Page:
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Review of Out There On Fried Meat Ridge Rd. at Trafalgar Studios

Out Theatre On Fried Meat Ridge Rd. - Keith Stevenson, Michael Wade and Melanie Gray, Trafalgar Studios
Out Theatre On Fried Meat Ridge Rd. – Keith Stevenson, Michael Wade and Melanie Gray, Trafalgar Studios

This show is a real delight. If you feel in need of some relief from the – admittedly riveting – election that currently has the nation gripped then you could do a lot worse than making the trip to Trafalgar Studios to be taken out of yourself and have a good laugh.

You will meet JD, played with affectionate panache by Keith Stevenson. JD lives out there, I mean really out there, on Fried Meat Ridge, which you get to via hicksville, turning left at hillbilly avenue, skirting around backwater bay until you light upon the archetypal American one horse town. Everything here is red in neck and claw and JD… well JD believes he’s the grandson of god (sired by Jesus out of the Turin Shroud). Oh yes. JD’s neighbours are intimidating, gun-toting, poet-gangster Tommy and scatty, meth-smoking painter-moll Marlene. They are a couple who don’t appear to like each other much and take it in turns to use JD as referee or punch-bag as the mood grabs them.

As JD’s dad wasn’t around and his un-virgin- Mary-like mother died from a veritable gang of STDs he was taken under the wing of irascible, intolerant, homophobic racist, Flip, who owns a motel with a Trip Avoider rating that’s off the scale and he allows JD to stay in the room for free in return for keeping the motel in some kind of running order. Not much of a running order if his own room is anything to go by – an immaculately dishevelled tip of a set by designer Simon Scullion.

Stumbling into this combustible ménage à trouble is Mitch, the sweaty-palmed, homeless and car-less innocent abroad, who has been kicked out by his girlfriend, has lost his job in the spork factory (you know, those plastic
spoon/fork cross-overs used by KFC and… er… whatever), had his wheels burnt by marauding sports girls and is not only Norwegian by extraction but has arrived in West Virginia via Maine. Yes, JD, Maine: it’s a State and they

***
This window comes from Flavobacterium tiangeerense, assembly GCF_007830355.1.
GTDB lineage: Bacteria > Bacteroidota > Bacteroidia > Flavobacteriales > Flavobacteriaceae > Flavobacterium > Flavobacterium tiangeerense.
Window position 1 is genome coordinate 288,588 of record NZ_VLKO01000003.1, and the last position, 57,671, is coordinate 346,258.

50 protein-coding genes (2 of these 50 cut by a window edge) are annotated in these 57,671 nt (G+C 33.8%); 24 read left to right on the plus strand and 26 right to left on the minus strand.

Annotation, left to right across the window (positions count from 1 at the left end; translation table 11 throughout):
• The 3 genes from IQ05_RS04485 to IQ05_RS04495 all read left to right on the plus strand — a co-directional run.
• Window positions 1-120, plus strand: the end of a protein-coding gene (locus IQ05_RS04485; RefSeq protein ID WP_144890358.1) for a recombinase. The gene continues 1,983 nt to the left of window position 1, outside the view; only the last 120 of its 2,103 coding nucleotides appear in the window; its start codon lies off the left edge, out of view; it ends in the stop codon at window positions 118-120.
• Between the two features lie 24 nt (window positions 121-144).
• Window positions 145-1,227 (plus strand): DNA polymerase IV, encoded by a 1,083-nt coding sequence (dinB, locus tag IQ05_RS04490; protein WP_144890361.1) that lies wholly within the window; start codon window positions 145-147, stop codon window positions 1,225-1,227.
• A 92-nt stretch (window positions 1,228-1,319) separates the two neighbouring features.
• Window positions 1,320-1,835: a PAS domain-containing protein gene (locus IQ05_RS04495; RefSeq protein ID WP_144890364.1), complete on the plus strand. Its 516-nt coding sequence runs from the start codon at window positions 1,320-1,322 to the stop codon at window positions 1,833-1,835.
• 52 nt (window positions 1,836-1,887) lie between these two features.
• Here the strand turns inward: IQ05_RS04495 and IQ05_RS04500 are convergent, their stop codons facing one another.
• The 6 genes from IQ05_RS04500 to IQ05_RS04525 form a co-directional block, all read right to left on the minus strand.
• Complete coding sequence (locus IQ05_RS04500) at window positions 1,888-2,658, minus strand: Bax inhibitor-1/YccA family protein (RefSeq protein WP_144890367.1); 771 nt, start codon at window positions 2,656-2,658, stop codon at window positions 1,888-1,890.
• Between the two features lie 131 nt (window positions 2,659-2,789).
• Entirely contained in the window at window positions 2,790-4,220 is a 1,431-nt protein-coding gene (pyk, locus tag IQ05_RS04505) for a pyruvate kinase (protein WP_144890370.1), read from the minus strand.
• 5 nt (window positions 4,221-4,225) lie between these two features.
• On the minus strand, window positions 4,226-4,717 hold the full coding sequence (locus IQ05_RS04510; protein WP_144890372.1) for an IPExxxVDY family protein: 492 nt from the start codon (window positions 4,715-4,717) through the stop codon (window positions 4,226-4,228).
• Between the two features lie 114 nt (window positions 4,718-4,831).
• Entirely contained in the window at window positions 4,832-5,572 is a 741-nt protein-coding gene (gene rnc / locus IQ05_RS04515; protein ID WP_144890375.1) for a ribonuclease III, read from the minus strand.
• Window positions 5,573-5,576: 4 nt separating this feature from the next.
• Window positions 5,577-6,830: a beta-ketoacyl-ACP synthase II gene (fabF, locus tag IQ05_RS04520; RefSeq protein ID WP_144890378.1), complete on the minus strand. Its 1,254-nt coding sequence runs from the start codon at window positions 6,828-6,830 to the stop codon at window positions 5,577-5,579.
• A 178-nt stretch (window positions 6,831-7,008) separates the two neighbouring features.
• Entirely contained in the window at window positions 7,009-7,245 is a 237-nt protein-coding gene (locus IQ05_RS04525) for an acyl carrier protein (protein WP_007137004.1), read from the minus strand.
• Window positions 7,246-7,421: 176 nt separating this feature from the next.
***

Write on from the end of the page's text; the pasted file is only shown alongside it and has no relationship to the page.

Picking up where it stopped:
have lobsters in the sea!

Mitch has walked ten miles in search of a room. JD has advertised for a housemate. The room is JD’s motel room with twin beds. Mitch was hoping for a modicum of privacy but at least his bed doesn’t reek of deer piss – JD’s
Cologne of choice.

Keith Stevenson’s play is a wondrous exploration of backwoods America where the substance abuse of preference is Mountain Dew and monotony is viewed as a legitimate way of life. Stevenson, who revels in the central role of
JD that he has created, puts the drum into humdrum and the hum into ho-hum to create excitement in a set of apparently comic-book characters but who are actually very true to life – I know, I’ve met their like. Born and bred in West Virginia himself – considered to be the northernmost southern state and southernmost northern state – he knows his people and understands their desires, their impulses and their raison d’être: it’s an electric performance by Stevenson.

Alex Ferns as Tommy has a soft underbelly to his thug persona – he is particularly wounded when Marlene describes his simplistic poetry as “clearly derivative”. Michael Wade as Flip would fit neatly into the “fruitcake and loony” style of U-Kipper though his racism is anything but closet: a bruisingly amusing performance. Robert Moloney as Mitch does a great job of portraying a man who is clearly out there on the edge and is not intending to send a postcard. And Melanie Gray as Marlene gives us the whole caboodle: a teasing, squirming, pouting, scratching, simpering, snarling, screeching, sarky, narky specimen of a female freak-show (I’m using red-neck vernacular here, of course) which lurches precipitously from the charming to the funny to the bizarre: an entirely authentic portrayal by Gray who completely gets the Marlene motivation.

Harry Burton’s soft-touch direction lets the characters grow and gel whilst allowing the poetic rhythm of Stevenson’s play to thrive and blossom. The play is the first part of a trilogy and I for one would love to see productions of the two sequels. On a more prosaic note, it was good to have an Obi Wan Kenobi name check on Star Wars Day. And – unlike the Bible – I’m not going to toss in here a denouement spoiler.

There’s always a warm welcome at Trafalgar Studios by the numerous friendly and helpful staff: and the high-quality drama on show – as personified by Out There On Fried Meat Ridge Rd. – renders return visits a must.

5 Star Rating

Review by Peter Yates

Things could not get any worse for Mitchell, who just lost his girlfriend, his apartment, and his job. With nowhere to go, he answers an ad for a roommate and finds himself in a West Virginia countryside motel with JD, an affable hillbilly of mysterious origins. Soon JD’s neighbours – curmudgeonly Flip, meth-head Marlene, and her hot-headed boyfriend Tommy – have all but taken over the tiny room. When the group find themselves in a hostage situation, Mitchell must decide to save himself or join this dysfunctional family and let his freak flag fly.

Trafalgar Studio Two
14 Whitehall, London, SW1A 2DY

Author

  • Peter Yates

    Peter has a long involvement in the theatrical world as playwright, producer, director and designer. His theatre company Random Cactus has taken many shows to the Edinburgh Fringe, the London Fringe and elsewhere and he has been associated with the Wireless Theatre Company since its inception where his short play Lie Detector can be heard: Wireless Theatre Company.

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